- Pull a small volume of Sodium bicarbonate solution into the syringe. Tap the syringe to suspend the leaf disks in the solution.
- Holding a finger over the syringe-opening, draw back on the plunger to create a vacuum. Hold this vacuum for about 10 seconds. While holding the vacuum, swirl the leaf disks to suspend them in the solution. Let off the vacuum. The bicarbonate solution will infiltrate the air spaces in the leaf causing the disks to sink. You will probably have to repeat this
procedure 2-3 times in order to get the disks to sink. If you have difficulty getting your disks to sink after about 3 evacuations, it is usually because there is not enough soap in the solution. Add a few more drops of soap.
- Pour the disks and solution into a clear plastic cup. Add bicarbonate solution to a depth of about 3 centimeters. Use the same depth for each trial. Shallower depths work just as well.
- For a control infiltrate leaf disks with a solution of only water with a drop of soap–no bicarbonate.
- Place under the light source and start the timer. At the end of each minute, record the number of floating disks. Then swirl the disks to dislodge any that are stuck against the sides of the cups. Continue until all of the disks are floating.
Data Collection and Analysis
These data are from a investigation using grape ivy leaf disks.
The point at which 50% of the leaf disks are floating (the median) is the point of reference for this procedure. By extrapolating from the graph, the 50% floating point is about 11.5
minutes. Using the 50% point provides a greater degree of reliability and repeatability for this procedure. Steucek, et. al. (1985) described this term is referred to as
The problem with ET50 is that it goes down as the rate of photosynthesis goes up–it is an inverse relationship and creates the following type of graph (data from Steucek, et. al. 1985):
To correct for this representation of the data and present a graph that shows increasing rates of photosynthesis with a positive slope the ET50 term can be modified by taking the inverse or 1/ET50. This creates a graph like this (data from Steucek, et al. 1985.):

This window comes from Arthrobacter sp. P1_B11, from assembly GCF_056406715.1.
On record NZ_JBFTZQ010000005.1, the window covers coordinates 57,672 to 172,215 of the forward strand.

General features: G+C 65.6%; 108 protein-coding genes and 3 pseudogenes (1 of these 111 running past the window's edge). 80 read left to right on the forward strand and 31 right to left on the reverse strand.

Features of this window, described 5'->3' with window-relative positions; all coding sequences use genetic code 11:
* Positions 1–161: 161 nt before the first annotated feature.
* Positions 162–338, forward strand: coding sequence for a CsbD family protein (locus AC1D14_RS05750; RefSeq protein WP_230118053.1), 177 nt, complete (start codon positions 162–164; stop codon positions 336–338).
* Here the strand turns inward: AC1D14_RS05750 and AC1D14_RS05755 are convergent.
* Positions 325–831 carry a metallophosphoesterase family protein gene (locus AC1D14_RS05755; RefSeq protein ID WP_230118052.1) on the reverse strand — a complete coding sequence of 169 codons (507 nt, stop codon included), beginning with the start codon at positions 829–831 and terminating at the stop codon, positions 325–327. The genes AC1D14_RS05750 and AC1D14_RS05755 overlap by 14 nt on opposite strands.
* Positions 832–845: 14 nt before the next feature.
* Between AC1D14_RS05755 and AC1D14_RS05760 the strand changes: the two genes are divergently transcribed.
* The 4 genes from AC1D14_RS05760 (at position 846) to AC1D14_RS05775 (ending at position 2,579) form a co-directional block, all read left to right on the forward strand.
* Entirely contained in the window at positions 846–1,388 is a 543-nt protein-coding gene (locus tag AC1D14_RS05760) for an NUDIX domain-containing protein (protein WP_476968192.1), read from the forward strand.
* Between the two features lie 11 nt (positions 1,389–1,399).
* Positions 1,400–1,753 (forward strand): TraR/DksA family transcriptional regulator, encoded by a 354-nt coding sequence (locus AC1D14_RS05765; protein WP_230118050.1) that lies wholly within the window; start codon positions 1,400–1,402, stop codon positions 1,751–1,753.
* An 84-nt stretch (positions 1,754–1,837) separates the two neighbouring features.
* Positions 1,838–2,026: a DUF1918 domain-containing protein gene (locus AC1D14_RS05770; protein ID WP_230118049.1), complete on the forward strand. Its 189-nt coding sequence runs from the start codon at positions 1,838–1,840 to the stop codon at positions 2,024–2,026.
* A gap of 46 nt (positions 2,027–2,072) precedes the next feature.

In this graph, the light was turned off at 14 minutes and the cups with their floating disks (grape ivy) were placed in the dark.
Every minute, I removed the dark cover and counted how many were still floating. Then I stirred the disks. Note that after a while the disks begin to sink. Why? Cellular respiration
removes the oxygen from the cell spaces. The rate that the disks sink is an indirect measure of the rate of cellular respiration. Can you think of a way to how you might measure the gross rate of photosynthesis with this technique?
Print and Web Resources:
Wickliff, J.L. and Chasson, R.M. 1964. Measurement of photosynthesis in plant tissues using bicarbonate solutions. Bioscience, 14: 32-33.
Steucek, Guy L. Robert J. Hill and Class/Summer 1982. 1985. Photosynthesis I: An Assay Utilizing Leaf Disks. The American Biology Teacher, 47(2):96-99.
Tatina, Robert E. 1986. Improvements to the Steucek and Hill Assay of Photosynthesis. The American Biology Teacher, 48(6): 364-366.
Juliao, Fernando and Henry C. Butcher IV. 1989. Further Improvements to the Steucek and Hill Assay of Photosynthesis. The American Biology Teacher, 51(3): 174-176.
Armstrong, Joeseph E. 1995. Investigation of Photosynthesis using the Floating Leaf Disk Assay. http://www.bio.ilstu.edu/Armstrong/biolab/cellbio/psynex1.htm
Rukes, Kari L. and Timothy J.Mulkey. 1994. Measurement on the Effects of Light Quality and Other Factors on the Rate of Photosynthesis. Bioscene, 20(3): 7-11. http://www.acube.org/volume_20/v20-3p7-11.pdf
Greenler, John. 1990. Exploring Photosynthesis with Fast Plants. WisconsinFast Plant Notes, 4(1): 4-5. http://www.fastplants.org/pdf/activities/exploring_photosynthesis.pdf
Richard, David S. Measure of Photosynthetic Rate In Spinach Leaf Disks http://www.susqu.edu/FacStaff/r/richard/photosynthlab.html